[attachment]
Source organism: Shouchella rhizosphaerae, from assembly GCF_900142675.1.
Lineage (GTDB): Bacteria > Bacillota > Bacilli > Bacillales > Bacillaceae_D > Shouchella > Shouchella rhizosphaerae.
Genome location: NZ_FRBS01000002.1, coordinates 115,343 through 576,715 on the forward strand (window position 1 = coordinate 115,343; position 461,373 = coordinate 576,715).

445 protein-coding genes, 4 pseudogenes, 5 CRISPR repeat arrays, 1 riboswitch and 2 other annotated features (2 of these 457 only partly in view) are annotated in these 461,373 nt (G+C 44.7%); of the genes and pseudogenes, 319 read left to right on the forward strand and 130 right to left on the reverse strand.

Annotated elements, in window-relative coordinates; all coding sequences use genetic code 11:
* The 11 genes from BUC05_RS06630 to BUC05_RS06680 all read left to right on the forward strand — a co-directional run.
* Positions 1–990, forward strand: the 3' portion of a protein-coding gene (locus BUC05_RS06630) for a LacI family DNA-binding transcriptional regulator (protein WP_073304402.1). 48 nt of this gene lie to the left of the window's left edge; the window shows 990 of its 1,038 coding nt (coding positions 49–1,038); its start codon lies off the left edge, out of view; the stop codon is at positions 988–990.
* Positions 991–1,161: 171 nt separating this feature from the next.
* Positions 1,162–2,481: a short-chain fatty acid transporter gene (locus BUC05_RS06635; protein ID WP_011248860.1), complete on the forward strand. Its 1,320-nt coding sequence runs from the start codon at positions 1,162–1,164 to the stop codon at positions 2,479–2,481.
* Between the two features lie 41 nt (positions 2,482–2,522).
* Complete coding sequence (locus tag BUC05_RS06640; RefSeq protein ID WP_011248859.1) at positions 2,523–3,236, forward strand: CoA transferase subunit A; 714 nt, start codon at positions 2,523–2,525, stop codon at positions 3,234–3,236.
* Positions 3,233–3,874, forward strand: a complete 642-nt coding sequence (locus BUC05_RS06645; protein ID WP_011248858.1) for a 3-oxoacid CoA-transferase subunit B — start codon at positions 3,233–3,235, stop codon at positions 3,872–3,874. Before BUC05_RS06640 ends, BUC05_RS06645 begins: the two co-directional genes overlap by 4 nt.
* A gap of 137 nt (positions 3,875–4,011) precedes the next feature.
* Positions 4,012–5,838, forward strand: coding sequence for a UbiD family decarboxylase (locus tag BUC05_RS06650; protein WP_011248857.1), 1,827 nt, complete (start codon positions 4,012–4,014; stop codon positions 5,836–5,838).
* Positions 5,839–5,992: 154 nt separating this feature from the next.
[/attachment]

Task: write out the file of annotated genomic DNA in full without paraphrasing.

Source organism: Shouchella rhizosphaerae, from assembly GCF_900142675.1.
Lineage (GTDB): Bacteria > Bacillota > Bacilli > Bacillales > Bacillaceae_D > Shouchella > Shouchella rhizosphaerae.
Genome location: NZ_FRBS01000002.1, coordinates 115,343 through 576,715 on the forward strand (window position 1 = coordinate 115,343; position 461,373 = coordinate 576,715).

445 protein-coding genes, 4 pseudogenes, 5 CRISPR repeat arrays, 1 riboswitch and 2 other annotated features (2 of these 457 only partly in view) are annotated in these 461,373 nt (G+C 44.7%); of the genes and pseudogenes, 319 read left to right on the forward strand and 130 right to left on the reverse strand.

Annotated elements, in window-relative coordinates; all coding sequences use genetic code 11:
* The 11 genes from BUC05_RS06630 to BUC05_RS06680 all read left to right on the forward strand — a co-directional run.
* Positions 1–990, forward strand: the 3' portion of a protein-coding gene (locus BUC05_RS06630) for a LacI family DNA-binding transcriptional regulator (protein WP_073304402.1). 48 nt of this gene lie to the left of the window's left edge; the window shows 990 of its 1,038 coding nt (coding positions 49–1,038); its start codon lies off the left edge, out of view; the stop codon is at positions 988–990.
* Positions 991–1,161: 171 nt separating this feature from the next.
* Positions 1,162–2,481: a short-chain fatty acid transporter gene (locus BUC05_RS06635; protein ID WP_011248860.1), complete on the forward strand. Its 1,320-nt coding sequence runs from the start codon at positions 1,162–1,164 to the stop codon at positions 2,479–2,481.
* Between the two features lie 41 nt (positions 2,482–2,522).
* Complete coding sequence (locus tag BUC05_RS06640; RefSeq protein ID WP_011248859.1) at positions 2,523–3,236, forward strand: CoA transferase subunit A; 714 nt, start codon at positions 2,523–2,525, stop codon at positions 3,234–3,236.
* Positions 3,233–3,874, forward strand: a complete 642-nt coding sequence (locus BUC05_RS06645; protein ID WP_011248858.1) for a 3-oxoacid CoA-transferase subunit B — start codon at positions 3,233–3,235, stop codon at positions 3,872–3,874. Before BUC05_RS06640 ends, BUC05_RS06645 begins: the two co-directional genes overlap by 4 nt.
* A gap of 137 nt (positions 3,875–4,011) precedes the next feature.
* Positions 4,012–5,838, forward strand: coding sequence for a UbiD family decarboxylase (locus tag BUC05_RS06650; protein WP_011248857.1), 1,827 nt, complete (start codon positions 4,012–4,014; stop codon positions 5,836–5,838).
* Positions 5,839–5,992: 154 nt separating this feature from the next.